In a strong gale, twisting force—or torque—can rip leaves from branches, branches from trees, or whole trees from the ground. (Lone field trees will sometimes permanently spiral in the direction of prevailing winds.) Wind can tear large single leaves like the sails on a storm-tossed ship, fracturing stems, making it harder to absorb sunlight and disperse heat. Juglans' compound leaves can slice the chaotic turbulence as if twisting and turning in sword play, evading cuts and slashes, protecting the tree.
Humans don't necessarily appreciate these evolutionary adaptations. Woodworkers, for example, prefer trees with long, straight trunks. Black walnuts were once among the most prized trees for their easily worked wood and beautiful grain. During the Depression and through the 1950s, buyers went door-to-door offering ready cash for trees; strapped homeowners might be happy to make the price of the lumber. The uncommon tall, straight trees are still so highly valued that poachers will snatch them from both private and public lands.
Most field-grown black walnut trees don't have the straight length in the trunk needed to make the grade as lumber or veneer; their battle scars render them undesirable. A dust-up with a bush hog, or service as a scratching post for cattle can ruin their value. Our tree would have no worth to a lumberman. Close up, its beaten exterior reveals woodpecker holes, bear claw marks, and Virginia creeper vines that have crept far up the tree in the deep furrows of its bark.
In Mary Oliver's poem, "The Black Walnut Tree," readers meet a mother and daughter left struggling to secure their farm and their heritage. The poem begins: "My mom and I debate: / we could sell the black walnut tree to the lumberman and pay off the mortgage." In the end, they do not sell because "we'd crawl with shame/ in the emptiness we'd made / in our own father's backyard. / So the black walnut tree swings through another year / of sun and leaping winds, / of leaves and bounding fruit, / and, month after month, the whip- / crack of the mortgage."
My own childhood connection to black walnut trees was less profound. My family lived in Indiana, where Juglans grows very successfully. They don't produce fruit until they have weathered twenty to thirty winters. We had several fruit-bearing trees in our backyard. In the fall, when we four kids got on our parents' nerves, they sent us outside to pick up the decayed fruit that had fallen to the ground. The intention was not to harvest edible walnuts, but rather to get us out of the house for a few hours.
I was too young to know or care about black walnuts. But I learned that when the fruit had lain on wet fall grass long enough, it turned black and soggy. It did not pick up in one firm mass; we had to scrape it out of the grass. All the better for my parents; it took longer for us to clean up the yard. By the time we were done, our fingers and clothes were stained brown-black, and we were spent. Mission accomplished. I would gladly have sold every black walnut tree in the yard.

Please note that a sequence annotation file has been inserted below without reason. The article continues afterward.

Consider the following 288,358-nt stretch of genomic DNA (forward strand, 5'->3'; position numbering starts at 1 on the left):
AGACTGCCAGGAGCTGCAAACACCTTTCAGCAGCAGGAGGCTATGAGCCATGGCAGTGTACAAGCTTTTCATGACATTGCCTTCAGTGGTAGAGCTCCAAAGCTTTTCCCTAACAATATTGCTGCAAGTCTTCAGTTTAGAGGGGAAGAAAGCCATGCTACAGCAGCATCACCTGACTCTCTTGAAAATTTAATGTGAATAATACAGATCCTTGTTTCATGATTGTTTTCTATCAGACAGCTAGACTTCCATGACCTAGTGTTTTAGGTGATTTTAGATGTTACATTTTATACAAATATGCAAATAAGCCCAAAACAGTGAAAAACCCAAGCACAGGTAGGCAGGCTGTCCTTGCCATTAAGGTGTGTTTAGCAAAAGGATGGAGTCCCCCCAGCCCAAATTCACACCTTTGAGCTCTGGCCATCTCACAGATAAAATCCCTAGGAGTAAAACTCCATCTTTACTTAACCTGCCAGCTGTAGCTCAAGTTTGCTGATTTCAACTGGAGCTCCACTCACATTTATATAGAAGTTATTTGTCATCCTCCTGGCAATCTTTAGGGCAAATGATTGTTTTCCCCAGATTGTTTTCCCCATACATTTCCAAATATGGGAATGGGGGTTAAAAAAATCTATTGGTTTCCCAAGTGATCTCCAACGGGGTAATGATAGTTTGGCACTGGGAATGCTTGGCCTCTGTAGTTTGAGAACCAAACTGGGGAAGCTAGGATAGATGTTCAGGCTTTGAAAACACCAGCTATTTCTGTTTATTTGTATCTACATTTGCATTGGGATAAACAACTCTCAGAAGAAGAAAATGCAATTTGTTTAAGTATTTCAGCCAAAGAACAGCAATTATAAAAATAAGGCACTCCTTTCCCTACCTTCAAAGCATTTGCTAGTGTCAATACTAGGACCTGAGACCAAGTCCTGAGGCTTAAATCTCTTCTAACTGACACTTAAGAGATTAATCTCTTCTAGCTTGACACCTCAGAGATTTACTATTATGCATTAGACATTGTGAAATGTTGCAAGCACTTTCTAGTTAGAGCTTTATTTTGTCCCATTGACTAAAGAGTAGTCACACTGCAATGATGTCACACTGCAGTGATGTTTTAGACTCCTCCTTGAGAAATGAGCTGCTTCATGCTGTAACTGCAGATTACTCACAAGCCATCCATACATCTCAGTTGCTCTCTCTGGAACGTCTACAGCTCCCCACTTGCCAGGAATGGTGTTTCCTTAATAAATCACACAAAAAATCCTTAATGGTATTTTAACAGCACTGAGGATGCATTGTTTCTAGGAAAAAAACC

I am developing a different understanding of these trees as I regard our own field specimen. In the early fall when the leaves begin to drop, the nut-containing fruit falls to the ground. This round, green fruit could be mistaken for limes that attached themselves to the wrong species of tree. The hard fruit bounces when it hits the ground, but just a bit. This is the least effective method of seed dispersal.
A slightly better approach is squirrels, who love the protein-rich black walnut meat. They tap-tap-tap-tap-tap the hard fruit against the corner of our wooden deck, which is not far from the tree, and visible from my office window. I heard this tell-tale sound a few days ago, grabbed my binoculars and settled in for a bit of wildlife voyeurism.
A gray squirrel sat on its furry haunches, bushy tail spilled over the edge of the deck like a lady's luxuriant boa. Its sharp front claws gripped a green fruit, held high against the rodent's mouth to avoid the necessity to look down and away from potential danger. (Squirrels have few natural defenses other than celerity.) In an impressive demonstration of fine motor skill, this rodent smoothly and quickly rotated the fruit while chomping at the green husk with its sharp teeth.
As it chomped and gnawed, it spit out small bits of green husk and the brown nut underneath. It did this at cartoon speed: detritus flying out of its mouth, landing in a dark and expanding pile on the deck corner and the ground below. The squirrel's hind claws grabbed the edge of the deck the way a swimmer's toes grab the starting platform, ready to push off. When it had chiseled away enough of the outer green fruit and dark nut, and was close to the shell where the meat is, the hard work was over. I imagined it wanted to hide the product of its efforts ASAP. Its brown, beady eyes surveyed the area before it sprang from the deck to search for a suitable burial spot for its prize. If, during the winter, the squirrel should fail to retrieve this treasure, there would be a chance for a new Juglans nigra tree to sprout from the forgotten nut.